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The Nagasaki of martyrs

· Where the sacrifice of Christians is woven into the tragedy of the country ·

The history of Christianity – as recent events in Nigeria and Kenya remind us – is marked by massacres and persecutions, occurring not only in places geographically familiar to us. Like Japan, which is almost impossible to think of without being reminded of the nuclear tragedy of last century. However, cities like Nagasaki have a much different meaning: as an absolutely central hub in the history of Asia, and of Japan especially, which has nothing to do with the concluding drama of World War II.

Nagasaki, in fact, was for more than two centuries the only outpost through which the West – especially thanks to the great voyages of discovery from Holland – caught a glimpse of the Japanese world which from 1614, that is from the edict expelling Christians, had decided to close its borders to foreigners. Such a drastic measure had been imposed with the explicit intention to defend the Nation from an influence judged to be more harmful than any other cultural or technological suggestion – which Japan enjoyed anyway – that the Western mind, in those years of global trade, was exporting: namely, Christianity.

The forefather of this work of evangelize was St Francis Xavier, whose historical portraits, which show his iconic “ tonsure”, are widely popular among Japanese students that they use the term Xavier Age (literally, a balding Xavier) to indicate someone in the state of loosing his hair.

Francis Xavier, a Spanish Jesuit and missionary, went to Japan in 1549, together with two other missionaries. He is thought to have converted a 100,000 people to the new faith. But already in 1587 Christianity began to be suppressed throughout the Country, so much so that Christians were forced to go underground. Still visible today, in the museum of the 26 martyrs of Nagasaki, are the statues which these Christians adored in secret to nourish their faith. They were statues which came out of Buddhist China, representing the divinity Cannon, whose immaculate sobriety, in various votive representations – with even a hat looking like a veil – resembles in an amazing way the Virgin Mary. This is how the name which it still bears came into being: Mary of Cannon.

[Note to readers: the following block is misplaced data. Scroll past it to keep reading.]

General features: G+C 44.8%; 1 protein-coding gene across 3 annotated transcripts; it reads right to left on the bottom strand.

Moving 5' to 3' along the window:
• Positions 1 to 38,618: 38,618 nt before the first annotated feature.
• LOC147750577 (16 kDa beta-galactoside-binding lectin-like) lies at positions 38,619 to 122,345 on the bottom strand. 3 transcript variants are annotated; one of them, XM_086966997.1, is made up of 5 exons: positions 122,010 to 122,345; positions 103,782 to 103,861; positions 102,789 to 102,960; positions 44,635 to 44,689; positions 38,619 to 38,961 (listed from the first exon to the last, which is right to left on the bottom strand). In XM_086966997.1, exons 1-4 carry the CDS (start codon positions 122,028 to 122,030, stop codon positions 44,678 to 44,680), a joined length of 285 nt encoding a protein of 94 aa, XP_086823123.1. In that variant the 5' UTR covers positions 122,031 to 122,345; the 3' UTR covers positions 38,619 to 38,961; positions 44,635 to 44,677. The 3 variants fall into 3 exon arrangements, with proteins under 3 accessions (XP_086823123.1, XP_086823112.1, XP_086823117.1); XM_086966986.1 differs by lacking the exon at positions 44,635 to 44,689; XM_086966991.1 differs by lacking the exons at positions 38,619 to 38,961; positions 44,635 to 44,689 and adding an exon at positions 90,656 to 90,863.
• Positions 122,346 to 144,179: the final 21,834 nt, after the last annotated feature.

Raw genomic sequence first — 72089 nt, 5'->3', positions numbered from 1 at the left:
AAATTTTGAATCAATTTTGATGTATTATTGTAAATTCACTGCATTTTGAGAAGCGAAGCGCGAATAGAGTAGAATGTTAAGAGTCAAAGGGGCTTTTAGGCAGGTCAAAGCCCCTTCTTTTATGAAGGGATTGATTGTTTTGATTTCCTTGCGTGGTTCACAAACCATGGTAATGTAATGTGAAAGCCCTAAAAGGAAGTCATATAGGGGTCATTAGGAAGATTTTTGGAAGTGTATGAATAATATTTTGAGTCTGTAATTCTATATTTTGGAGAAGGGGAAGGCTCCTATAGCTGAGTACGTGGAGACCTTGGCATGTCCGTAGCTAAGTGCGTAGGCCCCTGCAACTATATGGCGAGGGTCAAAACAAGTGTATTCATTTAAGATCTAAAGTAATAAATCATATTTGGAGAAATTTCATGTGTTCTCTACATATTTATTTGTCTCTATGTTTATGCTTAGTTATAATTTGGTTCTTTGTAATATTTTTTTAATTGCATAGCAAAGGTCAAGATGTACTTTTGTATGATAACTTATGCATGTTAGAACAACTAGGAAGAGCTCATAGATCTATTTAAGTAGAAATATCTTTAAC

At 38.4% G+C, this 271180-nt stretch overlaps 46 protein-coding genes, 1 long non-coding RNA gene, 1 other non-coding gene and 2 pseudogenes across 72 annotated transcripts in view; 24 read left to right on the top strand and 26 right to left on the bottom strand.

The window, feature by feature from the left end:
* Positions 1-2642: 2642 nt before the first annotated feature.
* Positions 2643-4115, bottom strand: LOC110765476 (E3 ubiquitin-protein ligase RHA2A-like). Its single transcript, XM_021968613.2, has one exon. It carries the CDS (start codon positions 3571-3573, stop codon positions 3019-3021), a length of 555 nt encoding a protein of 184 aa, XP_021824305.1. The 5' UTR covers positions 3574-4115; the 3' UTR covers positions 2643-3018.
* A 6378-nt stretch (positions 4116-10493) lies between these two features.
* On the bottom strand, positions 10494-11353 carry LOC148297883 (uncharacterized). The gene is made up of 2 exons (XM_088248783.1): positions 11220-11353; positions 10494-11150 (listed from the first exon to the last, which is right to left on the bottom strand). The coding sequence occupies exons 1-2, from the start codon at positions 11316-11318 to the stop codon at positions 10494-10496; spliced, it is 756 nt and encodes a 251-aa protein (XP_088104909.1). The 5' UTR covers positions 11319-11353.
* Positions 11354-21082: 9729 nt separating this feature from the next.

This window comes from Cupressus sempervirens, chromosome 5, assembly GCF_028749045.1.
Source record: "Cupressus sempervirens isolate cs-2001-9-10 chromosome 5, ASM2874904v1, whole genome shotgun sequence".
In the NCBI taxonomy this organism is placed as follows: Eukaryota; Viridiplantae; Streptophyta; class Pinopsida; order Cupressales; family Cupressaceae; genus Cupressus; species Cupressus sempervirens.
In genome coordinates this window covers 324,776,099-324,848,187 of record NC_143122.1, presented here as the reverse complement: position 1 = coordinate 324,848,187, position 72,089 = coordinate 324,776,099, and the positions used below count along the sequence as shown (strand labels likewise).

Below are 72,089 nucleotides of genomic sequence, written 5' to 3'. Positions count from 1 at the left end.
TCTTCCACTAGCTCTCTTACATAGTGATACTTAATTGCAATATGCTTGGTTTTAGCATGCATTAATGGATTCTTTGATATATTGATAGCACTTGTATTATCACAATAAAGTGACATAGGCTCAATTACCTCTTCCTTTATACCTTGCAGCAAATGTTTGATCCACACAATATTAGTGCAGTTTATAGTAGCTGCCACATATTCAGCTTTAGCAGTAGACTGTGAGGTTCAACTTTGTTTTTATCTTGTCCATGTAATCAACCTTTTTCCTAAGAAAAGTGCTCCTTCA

It was the martyrdom of 26 Christians in Nagasaki which was to go down in history, at least until the middle of last century: six Franciscan missionaries, three Japanese Jesuits and 17 others, including three children, were crucified on the hill where a museum and monument commemorating it stands today.

Here, in line with the unforeseeable parable that traces the fate and marks the history of a Country, the most unexpected short circuit happened. On this Asian Golgotha the Cathedral of Uraemic was erected in 1865, which on 9 August 1945 was almost entirely wiped away by the drop of the first hydrogen bomb. Only a few months after the nuclear shock, a Trappist father, by the name of Daemon Notching, digging through the ruins found something that stunned him: the head of the statue of the Virgin Mary, the very one which stood, until 9 August, on the altar of the Church with her eyes, made of glass, still practically intact (today only two black holes are left). The discovery seemed to be a miracle because the Cathedral was only 500 metres away from the explosion. The eyes of the Virgin, as Fr Notching recalls, were astoundingly similar to those of survivors, of whom the museum of Peace, in Hiroshima and Nagasaki, still display Photographs. Those thousands who were in close contact with the explosion were blinded. Their eyes took on an unnatural colour of opaque reflections (atomic bomb cataract) just like glass. An unnatural and mysterious hue, just like the fury of primeval light, of a dark and blinding energy.

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